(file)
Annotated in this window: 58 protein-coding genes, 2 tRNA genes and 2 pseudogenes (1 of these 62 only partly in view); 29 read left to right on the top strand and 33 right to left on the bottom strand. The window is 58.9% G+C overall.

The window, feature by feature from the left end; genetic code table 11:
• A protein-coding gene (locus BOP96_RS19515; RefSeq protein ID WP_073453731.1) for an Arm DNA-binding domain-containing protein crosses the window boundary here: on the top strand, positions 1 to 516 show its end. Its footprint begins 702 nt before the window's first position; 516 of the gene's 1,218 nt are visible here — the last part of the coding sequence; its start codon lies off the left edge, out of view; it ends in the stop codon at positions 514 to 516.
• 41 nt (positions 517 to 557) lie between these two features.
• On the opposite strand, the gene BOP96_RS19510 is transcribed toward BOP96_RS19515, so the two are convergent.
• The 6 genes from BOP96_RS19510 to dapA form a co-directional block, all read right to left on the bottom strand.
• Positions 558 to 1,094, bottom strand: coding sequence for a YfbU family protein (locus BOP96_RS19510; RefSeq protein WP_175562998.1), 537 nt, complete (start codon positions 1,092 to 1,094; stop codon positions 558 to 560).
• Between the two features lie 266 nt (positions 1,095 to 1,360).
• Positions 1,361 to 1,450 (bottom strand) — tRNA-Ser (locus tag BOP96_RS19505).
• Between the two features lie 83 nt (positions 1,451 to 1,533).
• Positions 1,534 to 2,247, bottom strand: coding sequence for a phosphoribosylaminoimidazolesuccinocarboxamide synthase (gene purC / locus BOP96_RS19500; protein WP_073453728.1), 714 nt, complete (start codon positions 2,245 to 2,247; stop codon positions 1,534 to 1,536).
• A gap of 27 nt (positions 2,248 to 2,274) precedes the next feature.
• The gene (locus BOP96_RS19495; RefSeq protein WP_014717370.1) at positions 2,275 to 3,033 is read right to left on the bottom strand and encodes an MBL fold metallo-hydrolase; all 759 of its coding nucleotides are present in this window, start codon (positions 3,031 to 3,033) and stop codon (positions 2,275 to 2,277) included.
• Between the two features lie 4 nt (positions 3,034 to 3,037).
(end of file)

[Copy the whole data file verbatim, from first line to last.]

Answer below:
Annotated in this window: 58 protein-coding genes, 2 tRNA genes and 2 pseudogenes (1 of these 62 only partly in view); 29 read left to right on the top strand and 33 right to left on the bottom strand. The window is 58.9% G+C overall.

The window, feature by feature from the left end; genetic code table 11:
• A protein-coding gene (locus BOP96_RS19515; RefSeq protein ID WP_073453731.1) for an Arm DNA-binding domain-containing protein crosses the window boundary here: on the top strand, positions 1 to 516 show its end. Its footprint begins 702 nt before the window's first position; 516 of the gene's 1,218 nt are visible here — the last part of the coding sequence; its start codon lies off the left edge, out of view; it ends in the stop codon at positions 514 to 516.
• 41 nt (positions 517 to 557) lie between these two features.
• On the opposite strand, the gene BOP96_RS19510 is transcribed toward BOP96_RS19515, so the two are convergent.
• The 6 genes from BOP96_RS19510 to dapA form a co-directional block, all read right to left on the bottom strand.
• Positions 558 to 1,094, bottom strand: coding sequence for a YfbU family protein (locus BOP96_RS19510; RefSeq protein WP_175562998.1), 537 nt, complete (start codon positions 1,092 to 1,094; stop codon positions 558 to 560).
• Between the two features lie 266 nt (positions 1,095 to 1,360).
• Positions 1,361 to 1,450 (bottom strand) — tRNA-Ser (locus tag BOP96_RS19505).
• Between the two features lie 83 nt (positions 1,451 to 1,533).
• Positions 1,534 to 2,247, bottom strand: coding sequence for a phosphoribosylaminoimidazolesuccinocarboxamide synthase (gene purC / locus BOP96_RS19500; protein WP_073453728.1), 714 nt, complete (start codon positions 2,245 to 2,247; stop codon positions 1,534 to 1,536).
• A gap of 27 nt (positions 2,248 to 2,274) precedes the next feature.
• The gene (locus BOP96_RS19495; RefSeq protein WP_014717370.1) at positions 2,275 to 3,033 is read right to left on the bottom strand and encodes an MBL fold metallo-hydrolase; all 759 of its coding nucleotides are present in this window, start codon (positions 3,031 to 3,033) and stop codon (positions 2,275 to 2,277) included.
• Between the two features lie 4 nt (positions 3,034 to 3,037).